Academic journal article The Historian

"It Would Be Very Well If We Could Avoid It:" General Pershing and Chemical Warfare

Academic journal article The Historian

"It Would Be Very Well If We Could Avoid It:" General Pershing and Chemical Warfare

Article excerpt

Although he commanded the American Expeditionary Forces during World War I, at a time when the battlefield use of poison gas was prevalent, little has been written about John J. Pershing (1860-1948)'s impressions of chemical weapons. Pershing facilitated the development of the US Army chemical warfare program, but supported international agreements designed to prohibit chemical warfare after the war ended. Tracing the evolution of Pershing's opinions on chemical warfare sheds light on the ways in which people in the United States interpreted the morality of chemical weapons in the early twentieth century.

The First World War is a watershed event in the history of chemical warfare. Called the first industrialized war, the belligerents made battlefield use of several new methods of warfare, which included poison gas. When the United States joined the fighting in 1917, it fielded an army that utilized poison gas as its allies and enemies did. Thus the activities of the American Expeditionary Forces (AEF) became entangled in the legal and ethical debates surrounding the use of chemical weapons in the aftermath of World War I.

John J. Pershing, born on a farm in Missouri in 1860, attended West Point from 1882 until 1886 and was commissioned an officer in the cavalry. Starting in 1898, Pershing served in Cuba during the Spanish-American War and in the Philippines during the insurrection. Fie rose to command the Mexican punitive expedition against Pancho Villa in 1916, and served as commander of the AEF when the United States went to war in Europe from 1917 until 1918. After the war, Pershing was awarded the rank of General of the Armies of the United States and became the US Army Chief of Staff. He also served as chairman of the American Battle Monuments Commission and was a US advisor at the Washington Conference on the Limitation of Armaments (1921-1922).

Pershing commanded the US Army at a time when chemical warfare was new to the United States. The use of chemical weapons evolved into one of the most controversial aspects of World War I as negative stereotypes about chemical weapons persisted over the course of the fighting. In his book on the origins of these stereotypes, Richard M. Price argued that one "very plausible explanation for the origins of the ostracism of chemical weapons is their close kinship to poison, a method of warfare thought to have been condemned throughout the ages as treacherous and cowardly." (1) After the first successful poison gas attack by the Germans at Ypres in 1915, British commander Sir John French (1852-1925) said that he regretted "the fighting has been characterized on the enemy's side, by cynical and barbarous disregard of the well-known usages of civilized war." (2) Barbarous and uncivilized were characterizations that would be repeated throughout the First World War with regard to chemical weapons.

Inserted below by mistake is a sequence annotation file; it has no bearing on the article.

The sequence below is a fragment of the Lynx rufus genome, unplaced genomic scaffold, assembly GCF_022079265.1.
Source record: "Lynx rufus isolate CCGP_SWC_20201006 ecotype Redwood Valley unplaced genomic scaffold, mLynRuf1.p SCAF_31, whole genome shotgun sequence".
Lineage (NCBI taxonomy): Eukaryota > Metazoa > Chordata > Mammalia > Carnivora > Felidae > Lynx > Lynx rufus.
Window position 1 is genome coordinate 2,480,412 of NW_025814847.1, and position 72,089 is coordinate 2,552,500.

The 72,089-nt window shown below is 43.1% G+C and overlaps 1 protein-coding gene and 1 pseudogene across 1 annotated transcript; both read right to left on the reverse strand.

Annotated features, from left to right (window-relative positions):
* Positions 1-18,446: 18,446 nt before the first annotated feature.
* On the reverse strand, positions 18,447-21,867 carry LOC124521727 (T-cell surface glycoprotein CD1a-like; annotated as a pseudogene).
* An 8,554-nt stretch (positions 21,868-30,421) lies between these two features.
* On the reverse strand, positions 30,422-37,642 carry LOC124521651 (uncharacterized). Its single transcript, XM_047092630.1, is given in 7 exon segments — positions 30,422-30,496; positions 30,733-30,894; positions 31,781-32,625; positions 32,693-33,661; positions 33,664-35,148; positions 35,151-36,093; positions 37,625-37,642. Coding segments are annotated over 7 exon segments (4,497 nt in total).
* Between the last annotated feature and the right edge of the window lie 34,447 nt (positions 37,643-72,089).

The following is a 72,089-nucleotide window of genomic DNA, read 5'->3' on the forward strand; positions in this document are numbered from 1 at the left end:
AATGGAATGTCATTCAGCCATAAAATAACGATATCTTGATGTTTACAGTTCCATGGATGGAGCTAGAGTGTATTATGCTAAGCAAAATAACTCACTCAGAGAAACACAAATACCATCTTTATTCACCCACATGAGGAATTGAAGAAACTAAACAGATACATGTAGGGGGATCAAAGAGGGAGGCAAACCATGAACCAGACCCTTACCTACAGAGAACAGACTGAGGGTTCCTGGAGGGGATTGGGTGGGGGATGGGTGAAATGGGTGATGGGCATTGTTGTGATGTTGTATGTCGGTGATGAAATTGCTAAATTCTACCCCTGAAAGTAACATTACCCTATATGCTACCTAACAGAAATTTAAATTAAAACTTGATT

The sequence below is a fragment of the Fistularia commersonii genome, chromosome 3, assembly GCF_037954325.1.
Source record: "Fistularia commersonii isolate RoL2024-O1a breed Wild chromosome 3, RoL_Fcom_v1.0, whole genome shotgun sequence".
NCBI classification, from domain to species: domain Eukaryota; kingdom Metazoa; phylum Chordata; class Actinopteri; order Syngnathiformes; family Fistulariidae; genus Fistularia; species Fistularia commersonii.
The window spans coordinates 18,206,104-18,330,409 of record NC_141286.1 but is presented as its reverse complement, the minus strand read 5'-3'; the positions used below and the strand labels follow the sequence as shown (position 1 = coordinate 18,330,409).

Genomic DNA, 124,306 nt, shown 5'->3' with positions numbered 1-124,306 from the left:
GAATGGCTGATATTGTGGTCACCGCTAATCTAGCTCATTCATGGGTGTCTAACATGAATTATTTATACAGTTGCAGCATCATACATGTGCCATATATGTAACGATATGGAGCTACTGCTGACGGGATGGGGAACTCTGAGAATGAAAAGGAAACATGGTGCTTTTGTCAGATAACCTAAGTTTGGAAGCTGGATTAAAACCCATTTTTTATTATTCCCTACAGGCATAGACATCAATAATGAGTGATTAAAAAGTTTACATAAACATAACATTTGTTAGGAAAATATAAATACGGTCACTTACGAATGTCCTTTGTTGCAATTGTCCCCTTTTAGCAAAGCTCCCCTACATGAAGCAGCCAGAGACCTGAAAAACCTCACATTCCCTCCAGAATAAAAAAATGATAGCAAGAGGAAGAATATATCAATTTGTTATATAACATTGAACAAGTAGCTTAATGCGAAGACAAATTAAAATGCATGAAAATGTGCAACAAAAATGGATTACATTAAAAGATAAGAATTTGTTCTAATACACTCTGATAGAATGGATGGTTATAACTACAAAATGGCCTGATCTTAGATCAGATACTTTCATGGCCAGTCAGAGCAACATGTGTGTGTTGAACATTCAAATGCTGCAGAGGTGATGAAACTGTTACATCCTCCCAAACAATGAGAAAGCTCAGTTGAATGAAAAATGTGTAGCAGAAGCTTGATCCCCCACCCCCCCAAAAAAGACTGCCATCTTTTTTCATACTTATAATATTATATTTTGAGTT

Those who worked most closely with chemical weapons tended to believe that anti-gas sentiment was misguided and that, over time, the use of poison gas would become acceptable, just as the use of bayonets, bullets, and bombs had. One of the leaders of the US Army chemical warfare effort under Pershing during World War I, Amos A. Fries (1873-1963), wrote in 1919 that "there is a popular notion that gas warfare is the most horrible method of warfare ever invented, and that it will be abolished because it is so horrible. And yet it is not horrible." (3) Fries' subordinate Earl J. Atkisson (1886-1941) predicted that negative public opinion would prove fleeting, because mustard gas did not compare unfavorably with other aspects of war. "War is abhorrent to the individual," Atkisson wrote in 1925, "yet he accepts blowing men to pieces with high explosive, mowing men down with machine guns, and even sinking a battleship in mid-ocean with its thousand or fifteen hundred men being carried to certain death.... However, to burn the skin of a man outrages all his civilized instincts. …

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